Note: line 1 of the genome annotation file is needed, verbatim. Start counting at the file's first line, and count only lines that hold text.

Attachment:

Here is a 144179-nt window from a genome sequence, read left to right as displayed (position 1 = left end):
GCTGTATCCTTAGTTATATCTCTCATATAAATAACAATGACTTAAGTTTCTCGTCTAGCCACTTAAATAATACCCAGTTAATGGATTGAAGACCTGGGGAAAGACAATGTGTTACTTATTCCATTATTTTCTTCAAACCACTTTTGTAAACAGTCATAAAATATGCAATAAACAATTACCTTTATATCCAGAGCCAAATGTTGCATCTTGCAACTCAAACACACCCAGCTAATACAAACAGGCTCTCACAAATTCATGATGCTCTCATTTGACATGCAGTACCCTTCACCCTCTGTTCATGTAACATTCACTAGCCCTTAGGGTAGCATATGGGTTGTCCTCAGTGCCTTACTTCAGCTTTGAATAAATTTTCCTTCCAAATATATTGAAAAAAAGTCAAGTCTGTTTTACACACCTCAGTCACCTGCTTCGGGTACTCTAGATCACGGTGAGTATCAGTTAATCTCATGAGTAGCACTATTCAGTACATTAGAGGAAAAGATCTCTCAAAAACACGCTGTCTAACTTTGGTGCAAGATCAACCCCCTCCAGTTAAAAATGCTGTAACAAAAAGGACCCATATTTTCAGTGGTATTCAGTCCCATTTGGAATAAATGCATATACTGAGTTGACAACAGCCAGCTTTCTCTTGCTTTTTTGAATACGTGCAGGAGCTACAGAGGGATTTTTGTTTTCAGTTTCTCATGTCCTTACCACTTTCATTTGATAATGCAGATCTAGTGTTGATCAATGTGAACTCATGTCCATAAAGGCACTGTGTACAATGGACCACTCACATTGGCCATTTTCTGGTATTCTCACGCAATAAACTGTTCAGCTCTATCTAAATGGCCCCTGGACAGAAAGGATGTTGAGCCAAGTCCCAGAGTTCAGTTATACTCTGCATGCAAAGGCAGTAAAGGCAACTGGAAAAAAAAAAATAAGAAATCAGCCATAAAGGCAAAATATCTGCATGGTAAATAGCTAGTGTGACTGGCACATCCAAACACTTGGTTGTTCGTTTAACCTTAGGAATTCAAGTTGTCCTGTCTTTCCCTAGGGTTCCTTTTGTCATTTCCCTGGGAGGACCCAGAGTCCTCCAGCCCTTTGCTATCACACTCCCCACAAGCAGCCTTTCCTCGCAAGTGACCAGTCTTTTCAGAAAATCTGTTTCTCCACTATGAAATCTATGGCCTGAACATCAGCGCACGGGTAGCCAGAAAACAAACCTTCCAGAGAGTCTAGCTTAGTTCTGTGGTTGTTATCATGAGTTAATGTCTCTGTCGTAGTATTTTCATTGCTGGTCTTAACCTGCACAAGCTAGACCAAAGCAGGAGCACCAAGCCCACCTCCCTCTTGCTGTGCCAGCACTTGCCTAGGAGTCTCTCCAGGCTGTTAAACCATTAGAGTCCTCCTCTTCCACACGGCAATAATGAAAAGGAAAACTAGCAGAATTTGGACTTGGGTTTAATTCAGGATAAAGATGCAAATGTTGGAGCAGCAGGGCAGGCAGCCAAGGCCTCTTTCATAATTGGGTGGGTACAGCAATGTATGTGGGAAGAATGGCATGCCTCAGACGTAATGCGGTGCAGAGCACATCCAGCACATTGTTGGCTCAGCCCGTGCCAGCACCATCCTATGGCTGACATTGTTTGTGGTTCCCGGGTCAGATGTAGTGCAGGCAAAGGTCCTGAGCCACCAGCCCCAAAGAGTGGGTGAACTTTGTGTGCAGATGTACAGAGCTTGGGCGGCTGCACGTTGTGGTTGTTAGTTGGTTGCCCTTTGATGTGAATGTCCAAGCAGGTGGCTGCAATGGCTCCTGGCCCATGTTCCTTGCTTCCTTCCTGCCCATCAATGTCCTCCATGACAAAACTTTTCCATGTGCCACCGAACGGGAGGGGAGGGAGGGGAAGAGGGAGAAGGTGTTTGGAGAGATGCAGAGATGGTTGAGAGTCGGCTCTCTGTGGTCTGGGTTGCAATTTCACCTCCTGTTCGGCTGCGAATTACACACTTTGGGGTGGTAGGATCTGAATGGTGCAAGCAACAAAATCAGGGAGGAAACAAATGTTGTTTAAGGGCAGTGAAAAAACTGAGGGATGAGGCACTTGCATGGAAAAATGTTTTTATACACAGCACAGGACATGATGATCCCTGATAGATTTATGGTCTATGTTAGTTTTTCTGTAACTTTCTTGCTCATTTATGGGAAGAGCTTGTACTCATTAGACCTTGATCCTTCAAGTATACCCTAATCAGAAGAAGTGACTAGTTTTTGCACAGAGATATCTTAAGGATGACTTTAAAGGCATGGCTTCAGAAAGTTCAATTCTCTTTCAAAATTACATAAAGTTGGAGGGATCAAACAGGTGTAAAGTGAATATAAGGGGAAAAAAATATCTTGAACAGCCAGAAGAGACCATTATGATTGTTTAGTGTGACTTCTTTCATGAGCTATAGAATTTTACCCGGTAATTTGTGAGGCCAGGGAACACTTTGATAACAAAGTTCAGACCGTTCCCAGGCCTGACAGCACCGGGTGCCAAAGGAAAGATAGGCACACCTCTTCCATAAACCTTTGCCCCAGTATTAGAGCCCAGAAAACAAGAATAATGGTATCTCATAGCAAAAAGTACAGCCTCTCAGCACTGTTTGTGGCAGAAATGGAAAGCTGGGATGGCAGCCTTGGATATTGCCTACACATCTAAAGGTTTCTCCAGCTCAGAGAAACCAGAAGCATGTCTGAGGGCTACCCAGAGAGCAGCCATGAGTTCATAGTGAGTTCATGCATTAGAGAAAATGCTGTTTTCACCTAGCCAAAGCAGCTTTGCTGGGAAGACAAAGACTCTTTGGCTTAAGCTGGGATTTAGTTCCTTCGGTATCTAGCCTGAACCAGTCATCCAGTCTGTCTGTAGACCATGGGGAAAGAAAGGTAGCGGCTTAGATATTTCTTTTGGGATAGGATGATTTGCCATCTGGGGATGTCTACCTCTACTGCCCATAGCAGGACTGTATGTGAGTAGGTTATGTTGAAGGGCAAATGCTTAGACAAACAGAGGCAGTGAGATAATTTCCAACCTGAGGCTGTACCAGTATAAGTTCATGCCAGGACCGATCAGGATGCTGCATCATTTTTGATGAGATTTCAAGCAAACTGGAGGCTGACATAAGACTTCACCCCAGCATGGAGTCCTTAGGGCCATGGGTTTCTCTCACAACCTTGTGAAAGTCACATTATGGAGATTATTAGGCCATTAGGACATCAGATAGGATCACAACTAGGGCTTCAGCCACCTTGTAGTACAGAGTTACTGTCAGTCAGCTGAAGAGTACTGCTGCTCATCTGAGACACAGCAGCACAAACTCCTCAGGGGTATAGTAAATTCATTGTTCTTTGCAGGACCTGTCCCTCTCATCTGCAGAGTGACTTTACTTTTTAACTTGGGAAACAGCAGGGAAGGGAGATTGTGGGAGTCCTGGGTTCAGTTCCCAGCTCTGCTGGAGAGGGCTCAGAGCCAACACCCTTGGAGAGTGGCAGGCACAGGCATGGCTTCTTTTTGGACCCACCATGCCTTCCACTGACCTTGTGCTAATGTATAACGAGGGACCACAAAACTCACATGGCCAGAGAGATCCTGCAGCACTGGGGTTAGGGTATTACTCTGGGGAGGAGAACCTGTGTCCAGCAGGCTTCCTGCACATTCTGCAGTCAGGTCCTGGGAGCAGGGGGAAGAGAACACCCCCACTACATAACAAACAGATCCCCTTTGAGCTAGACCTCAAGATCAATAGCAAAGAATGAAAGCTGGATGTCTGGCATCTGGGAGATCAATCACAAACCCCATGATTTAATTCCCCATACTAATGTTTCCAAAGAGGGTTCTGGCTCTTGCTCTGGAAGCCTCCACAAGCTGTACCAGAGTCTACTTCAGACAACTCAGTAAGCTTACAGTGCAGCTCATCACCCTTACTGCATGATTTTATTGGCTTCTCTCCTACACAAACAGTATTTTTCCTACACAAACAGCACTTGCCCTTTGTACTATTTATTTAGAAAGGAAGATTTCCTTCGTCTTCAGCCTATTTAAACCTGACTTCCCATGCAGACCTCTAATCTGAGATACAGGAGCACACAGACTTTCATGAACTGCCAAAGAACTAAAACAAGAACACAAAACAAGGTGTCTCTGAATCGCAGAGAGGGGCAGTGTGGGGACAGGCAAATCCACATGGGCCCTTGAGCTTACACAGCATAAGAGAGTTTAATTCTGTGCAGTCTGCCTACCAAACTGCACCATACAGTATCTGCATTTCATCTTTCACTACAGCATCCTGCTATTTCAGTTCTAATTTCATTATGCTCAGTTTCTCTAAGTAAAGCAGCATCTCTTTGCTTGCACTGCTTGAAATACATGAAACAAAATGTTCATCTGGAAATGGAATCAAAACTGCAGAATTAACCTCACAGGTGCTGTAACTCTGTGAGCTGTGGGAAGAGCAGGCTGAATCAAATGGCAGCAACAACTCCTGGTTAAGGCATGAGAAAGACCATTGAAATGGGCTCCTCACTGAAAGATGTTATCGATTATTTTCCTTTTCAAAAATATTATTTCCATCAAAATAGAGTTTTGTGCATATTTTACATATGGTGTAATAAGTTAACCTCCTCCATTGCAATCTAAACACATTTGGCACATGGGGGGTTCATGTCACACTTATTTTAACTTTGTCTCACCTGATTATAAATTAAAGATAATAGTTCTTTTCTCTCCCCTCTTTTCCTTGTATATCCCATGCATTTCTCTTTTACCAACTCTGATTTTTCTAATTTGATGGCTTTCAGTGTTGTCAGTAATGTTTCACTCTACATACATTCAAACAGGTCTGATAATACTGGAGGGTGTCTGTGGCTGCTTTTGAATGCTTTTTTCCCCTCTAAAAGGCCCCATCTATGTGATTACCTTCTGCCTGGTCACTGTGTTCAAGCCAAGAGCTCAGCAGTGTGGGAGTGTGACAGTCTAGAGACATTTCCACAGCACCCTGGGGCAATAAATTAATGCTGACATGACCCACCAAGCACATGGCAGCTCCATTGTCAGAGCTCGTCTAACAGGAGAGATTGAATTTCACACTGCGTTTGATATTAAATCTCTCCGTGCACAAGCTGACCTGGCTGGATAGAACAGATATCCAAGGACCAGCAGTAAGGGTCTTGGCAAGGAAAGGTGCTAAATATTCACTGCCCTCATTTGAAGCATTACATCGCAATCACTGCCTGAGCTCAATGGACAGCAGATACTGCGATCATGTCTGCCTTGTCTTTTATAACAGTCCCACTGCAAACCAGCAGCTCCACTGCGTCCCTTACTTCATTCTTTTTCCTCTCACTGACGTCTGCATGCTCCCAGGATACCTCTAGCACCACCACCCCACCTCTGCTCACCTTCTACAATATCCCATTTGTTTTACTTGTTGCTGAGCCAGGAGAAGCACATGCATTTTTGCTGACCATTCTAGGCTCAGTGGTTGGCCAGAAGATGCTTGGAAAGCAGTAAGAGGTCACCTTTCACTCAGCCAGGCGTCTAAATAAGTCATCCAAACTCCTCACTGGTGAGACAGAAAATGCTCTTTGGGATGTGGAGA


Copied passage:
Here is a 144179-nt window from a genome sequence, read left to right as displayed (position 1 = left end):